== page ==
by Eric Lendrum
A new trend is on the rise in which perfectly able-bodied people decide to “identify” as handicapped in order to receive the same benefits and advantages as genuinely handicapped people.
According to Fox News, the formal term for the phenomenon is “Body Integrity Identity Disorder” (BIID), which has now come to be known as “transableism.” The new label is in direct reference to the ideology of “transgenderism,” the false and scientifically-debunked belief that there are more than two genders, and that anyone can change their gender at any time.
The publication Evolution News and Science Today (EN) describes the “transableism” trend as being just as dangerous as transgenderism, as “changing the identifier” serves the purpose of harnessing “the stunning cultural power of gender ideology” in order to convince doctors to treat perfectly healthy patients as if they are disabled.
This can lead to doctors “amputating healthy limbs, snipping spinal cords or destroying eyesight,” just to indulge the patient’s delusions of being disabled when they are not. EN also describes “transableism” as “the next abyss” in American culture, since some people who believe they are disabled “mutilate themselves,” while “others ask surgeons for an amputation or for the transection of their spinal cord.”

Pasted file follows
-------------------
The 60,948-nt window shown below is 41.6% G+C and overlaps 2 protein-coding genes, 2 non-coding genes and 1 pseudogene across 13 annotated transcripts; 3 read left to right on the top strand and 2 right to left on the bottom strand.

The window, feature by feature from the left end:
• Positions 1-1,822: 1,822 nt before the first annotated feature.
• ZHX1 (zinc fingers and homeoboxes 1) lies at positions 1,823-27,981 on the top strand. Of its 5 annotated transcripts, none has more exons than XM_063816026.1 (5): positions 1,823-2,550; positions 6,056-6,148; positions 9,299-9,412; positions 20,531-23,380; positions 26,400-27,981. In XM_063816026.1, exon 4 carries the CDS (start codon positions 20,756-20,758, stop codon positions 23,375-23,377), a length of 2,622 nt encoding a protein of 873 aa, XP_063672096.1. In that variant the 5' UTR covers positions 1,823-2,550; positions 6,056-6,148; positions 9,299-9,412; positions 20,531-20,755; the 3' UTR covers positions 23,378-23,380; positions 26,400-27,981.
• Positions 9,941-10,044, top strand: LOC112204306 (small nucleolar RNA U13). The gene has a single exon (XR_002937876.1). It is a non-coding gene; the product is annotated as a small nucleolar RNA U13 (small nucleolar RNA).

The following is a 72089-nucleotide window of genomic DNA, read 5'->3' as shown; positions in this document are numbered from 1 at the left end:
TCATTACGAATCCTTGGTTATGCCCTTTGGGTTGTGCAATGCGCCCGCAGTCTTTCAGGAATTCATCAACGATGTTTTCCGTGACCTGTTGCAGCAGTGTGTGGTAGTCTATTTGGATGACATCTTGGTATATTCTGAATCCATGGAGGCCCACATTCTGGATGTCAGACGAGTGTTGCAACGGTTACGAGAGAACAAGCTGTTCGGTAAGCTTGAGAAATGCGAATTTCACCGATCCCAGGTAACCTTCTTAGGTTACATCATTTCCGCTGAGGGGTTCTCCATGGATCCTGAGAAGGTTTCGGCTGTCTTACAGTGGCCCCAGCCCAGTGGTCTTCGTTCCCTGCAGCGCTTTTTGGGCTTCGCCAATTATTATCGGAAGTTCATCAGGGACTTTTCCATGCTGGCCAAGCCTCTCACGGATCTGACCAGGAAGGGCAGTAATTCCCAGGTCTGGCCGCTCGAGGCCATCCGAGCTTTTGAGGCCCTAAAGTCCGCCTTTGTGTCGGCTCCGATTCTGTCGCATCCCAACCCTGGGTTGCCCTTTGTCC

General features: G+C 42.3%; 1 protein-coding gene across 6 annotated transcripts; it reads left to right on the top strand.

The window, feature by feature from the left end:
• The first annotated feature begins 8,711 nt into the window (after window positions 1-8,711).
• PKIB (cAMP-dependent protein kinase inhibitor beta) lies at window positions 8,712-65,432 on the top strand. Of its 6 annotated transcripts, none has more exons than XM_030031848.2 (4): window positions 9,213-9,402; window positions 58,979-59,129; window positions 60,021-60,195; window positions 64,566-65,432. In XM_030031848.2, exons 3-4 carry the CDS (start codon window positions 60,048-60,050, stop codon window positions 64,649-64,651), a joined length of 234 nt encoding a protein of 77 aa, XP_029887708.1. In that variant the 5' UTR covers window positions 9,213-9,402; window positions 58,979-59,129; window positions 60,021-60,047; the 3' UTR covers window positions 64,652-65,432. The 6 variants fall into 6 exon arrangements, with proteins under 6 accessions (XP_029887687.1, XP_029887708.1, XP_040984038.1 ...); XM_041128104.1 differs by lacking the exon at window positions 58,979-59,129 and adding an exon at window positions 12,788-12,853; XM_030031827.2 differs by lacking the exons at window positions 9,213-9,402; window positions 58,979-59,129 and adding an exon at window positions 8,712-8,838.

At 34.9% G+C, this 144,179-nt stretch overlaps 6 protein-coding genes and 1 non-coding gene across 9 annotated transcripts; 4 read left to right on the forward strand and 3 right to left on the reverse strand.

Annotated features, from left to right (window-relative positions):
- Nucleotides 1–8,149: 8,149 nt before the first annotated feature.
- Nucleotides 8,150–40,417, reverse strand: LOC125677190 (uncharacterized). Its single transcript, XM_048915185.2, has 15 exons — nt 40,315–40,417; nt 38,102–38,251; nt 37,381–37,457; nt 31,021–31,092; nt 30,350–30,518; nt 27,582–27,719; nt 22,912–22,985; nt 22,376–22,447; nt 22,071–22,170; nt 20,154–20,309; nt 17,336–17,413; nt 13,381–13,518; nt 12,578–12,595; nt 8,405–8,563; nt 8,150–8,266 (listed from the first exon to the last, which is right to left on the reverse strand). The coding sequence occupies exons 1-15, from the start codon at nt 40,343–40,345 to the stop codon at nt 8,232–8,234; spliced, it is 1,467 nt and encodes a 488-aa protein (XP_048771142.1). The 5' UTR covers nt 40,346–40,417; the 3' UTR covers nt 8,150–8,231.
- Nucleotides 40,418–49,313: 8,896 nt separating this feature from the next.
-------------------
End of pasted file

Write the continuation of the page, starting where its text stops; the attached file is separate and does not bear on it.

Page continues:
Even the National Institutes of Health (NIH) describes people with BIID as desiring “the amputation of one or more healthy limbs or desire a paralysis.”
One prominent example is Jorund Viktoria Alme, a 53-year-old Norwegian man who identifies as a woman and also identifies as paralyzed, and thus uses a wheelchair even though he has no physical handicap whatsoever. He appeared on the television show “Good Morning Norway” in 2022 to declare that it was his “lifelong wish” to have been born as “a woman paralyzed from the waist down.”
Jane Orient, an Arizona internist and executive director of the Association of American Physicians and Surgeons, said that “in my opinion, both transgender and transabled persons suffer from a delusional disorder.”
“The Oath of Hippocrates adjures physicians to do no harm,” Orient explained “Mutilating the body is an objective harm even if it makes the patient subjectively feel better. The disability is lifelong and imposes burdens on others — and neither patients nor physicians can duck responsibility for that.”
Orient further pointed out that at least “with transgenders, the follow-up is generally very short — not sure about the [follow-up with] elective amputees.”
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Eric Lendrum reports for American Greatness.